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A tropical fish swims through the coral bed.

3 Easy Ways to Get Up Close with Coral in Key Largo, Florida

If there’s one thing Key Largo, Florida is known for, it’s beautiful coral reefs that are easily accessible and strikingly beautiful.

Google “top things to do in Key Largo,” and you’ll be served up a whole slew of results indicating how the waters of this northernmost key offer easy access to some of the nation’s finest coral reef. And an important tract of that lives in John Pennekamp Coral State Park, situated just about three to five miles offshore from Key Largo. Designated as the country’s first undersea park in 1963, this impressive 70-nautical-square-mile water world is rife with brain coral, mountainous star coral, and stands of elkhorn and staghorn that teem with colorful marine life. Want to get a closer view? We’ve got the ways to wander this wonderful reef – no scuba diving certification required.


Reefhouse Resort & Marina’s On-Site Coral Nursery

A Mote Marine Laboratory scientist gives a tour at the Reefhouse-based nursery.

If you want your up-close coral experience to come with a science lesson, look no further than Reefhouse Resort & Marina. Because here, located just behind the resort’s conference center, sits an open-air facility holding 20 approximately 10-by-3-foot fiberglass tanks all containing bits of different species of coral. No, these aren’t touch tanks like you’d see at an aquarium. Rather, this is a satellite nursery for Mote Marine Laboratory, a leading global marine research institution. And these little disease-resistant and heat-tolerant corals – all in different stages of growth – are an important part of their coral restoration project that is bringing the dead or damaged coral of Florida’s Coral Reef back to life.

Why coral? Why here? You can hear all about it when you sign up for one of their free weekly tours online (soon to be offered three times a week). Led by a Mote staff member, the 45-minute to hour-long tours walk through the facility, giving glimpses of the Mote-pioneering micro-fragmentation process and how it allows coral to grow 40 to 50 times faster than it usually would (it takes roughly four to six months of culturing before these fragments are ready to outplant to the reefs around the Upper Keys). Want to play the role of scientist yourself? The nursery also offers a paid private tour experience, called Slice of Paradise, where a Mote scientist teaches and allows visitors to fragment coral and mount it on ceramic pedestals themselves. It’s about as hands-on with coral as you can get.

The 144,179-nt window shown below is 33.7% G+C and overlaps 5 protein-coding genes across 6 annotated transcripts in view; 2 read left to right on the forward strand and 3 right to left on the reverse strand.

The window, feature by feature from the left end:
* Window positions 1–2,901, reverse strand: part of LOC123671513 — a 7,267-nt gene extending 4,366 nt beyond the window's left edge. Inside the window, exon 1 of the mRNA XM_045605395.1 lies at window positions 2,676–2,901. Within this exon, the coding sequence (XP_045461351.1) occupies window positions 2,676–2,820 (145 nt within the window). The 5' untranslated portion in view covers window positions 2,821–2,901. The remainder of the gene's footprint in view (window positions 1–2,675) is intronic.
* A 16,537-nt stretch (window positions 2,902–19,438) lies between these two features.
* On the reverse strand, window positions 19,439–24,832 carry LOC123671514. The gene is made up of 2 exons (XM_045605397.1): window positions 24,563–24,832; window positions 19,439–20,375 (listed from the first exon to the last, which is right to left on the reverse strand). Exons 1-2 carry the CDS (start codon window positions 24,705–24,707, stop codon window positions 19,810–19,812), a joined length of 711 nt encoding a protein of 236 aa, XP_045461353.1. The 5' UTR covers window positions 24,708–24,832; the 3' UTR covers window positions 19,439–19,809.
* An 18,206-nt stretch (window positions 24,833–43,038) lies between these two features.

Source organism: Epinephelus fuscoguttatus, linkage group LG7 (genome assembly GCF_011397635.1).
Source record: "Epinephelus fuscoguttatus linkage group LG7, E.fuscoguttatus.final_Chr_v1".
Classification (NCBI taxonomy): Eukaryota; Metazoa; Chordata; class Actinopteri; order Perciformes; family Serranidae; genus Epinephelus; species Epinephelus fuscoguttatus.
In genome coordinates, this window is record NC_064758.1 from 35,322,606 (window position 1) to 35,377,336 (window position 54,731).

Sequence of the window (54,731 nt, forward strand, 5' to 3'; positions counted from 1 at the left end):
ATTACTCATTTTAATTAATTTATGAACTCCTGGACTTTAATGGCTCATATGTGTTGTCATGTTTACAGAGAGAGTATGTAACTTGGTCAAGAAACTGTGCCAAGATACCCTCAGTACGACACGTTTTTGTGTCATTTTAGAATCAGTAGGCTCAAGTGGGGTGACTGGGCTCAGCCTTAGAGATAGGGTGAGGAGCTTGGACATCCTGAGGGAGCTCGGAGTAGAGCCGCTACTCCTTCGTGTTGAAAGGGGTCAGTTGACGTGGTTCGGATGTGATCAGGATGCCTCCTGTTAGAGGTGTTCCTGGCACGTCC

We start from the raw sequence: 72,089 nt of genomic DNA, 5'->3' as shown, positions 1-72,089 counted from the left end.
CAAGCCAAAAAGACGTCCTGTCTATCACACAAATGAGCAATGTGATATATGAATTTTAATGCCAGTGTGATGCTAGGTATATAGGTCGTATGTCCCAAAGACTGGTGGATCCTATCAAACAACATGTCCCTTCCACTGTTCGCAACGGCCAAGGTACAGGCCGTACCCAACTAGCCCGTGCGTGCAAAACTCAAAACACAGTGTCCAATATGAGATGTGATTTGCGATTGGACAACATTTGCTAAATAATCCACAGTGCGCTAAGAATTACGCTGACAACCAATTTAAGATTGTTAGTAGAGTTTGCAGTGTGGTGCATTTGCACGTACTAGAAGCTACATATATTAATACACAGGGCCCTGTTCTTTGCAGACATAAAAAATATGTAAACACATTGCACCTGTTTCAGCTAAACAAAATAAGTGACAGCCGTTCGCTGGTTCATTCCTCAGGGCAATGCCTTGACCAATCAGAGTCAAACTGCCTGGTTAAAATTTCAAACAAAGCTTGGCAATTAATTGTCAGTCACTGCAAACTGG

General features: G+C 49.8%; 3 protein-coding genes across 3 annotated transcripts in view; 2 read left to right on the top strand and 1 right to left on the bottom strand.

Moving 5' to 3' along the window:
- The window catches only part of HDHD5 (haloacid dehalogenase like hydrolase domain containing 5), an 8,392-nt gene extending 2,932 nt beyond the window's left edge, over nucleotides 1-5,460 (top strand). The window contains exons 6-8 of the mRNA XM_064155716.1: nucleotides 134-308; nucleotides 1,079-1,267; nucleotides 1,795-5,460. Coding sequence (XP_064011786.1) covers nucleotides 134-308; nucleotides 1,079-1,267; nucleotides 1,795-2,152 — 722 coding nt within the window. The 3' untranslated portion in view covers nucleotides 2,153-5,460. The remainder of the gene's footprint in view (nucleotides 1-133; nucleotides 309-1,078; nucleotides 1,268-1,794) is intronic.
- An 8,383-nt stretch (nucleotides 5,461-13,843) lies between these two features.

Key Largo Princess Glass-Bottom Boat Tours

A son and father peer through the glass bottom of a boat.

What could be better than a cruise aboard a 75-foot luxury yacht? When that yacht also comes decked out with a totally transparent glass bottom in the main salon, allowing you a unique glimpse of the ocean floor, anywhere between 10 to 70 feet down – a view that is usually only reserved for divers. Meet The Key Largo Princess, offering two-hour daily cruises to view Molasses Reef – located just east of John Pennekamp Coral State Park – through 280 square feet of glass. And what a site it is: This classic outer reef is famous for its clear water, massive colorful coral (yes, your typical elkhorn, staghorn, star and brain corals, but also soft varieties like sea fans and gorgonians), and a splendid display of sea life that inhabit its nooks.

An added perk on this particular tour? After drinking in your fill of the deep-sea scene – which includes brightly adorned tropical fish and coral crabs to nurse sharks and Green Moray eels – retreat to the sun deck for another type of drink thanks to a bar that serves frozen cocktails for adults and slushies for the kids.


Sundiver Snorkel Tours

A man snorkels a shallow reef off the coast of Key Largo.

If you’ve never snorkeled before, Sundiver Snorkel Tours has a history – dating back to 1983 – of catering to first-timers with beginner-friendly excursions to reefs that reside in waters averaging around six to eight feet deep. In fact, they only offer snorkel tours (no scuba) to insure full and personal attention to all participants, making it ideal for families with young children.

As for their most popular tours, their two-hour sunset reef tour whisks swimmers aboard their 46-foot custom boat to an area known as White Banks. With a close-to-shore location (no more than five miles offshore), this large snorkeling site is perhaps one of the calmest reef sites (meaning little wind and currents) and consists of not one but two shallow reef patches linked by a sandy channel. Expect to see both hard and soft corals, frequented by plenty of neon-colored tropical fish (sergeant major, yellow goatfish, angelfish) as well as maybe a massive grouper or two.

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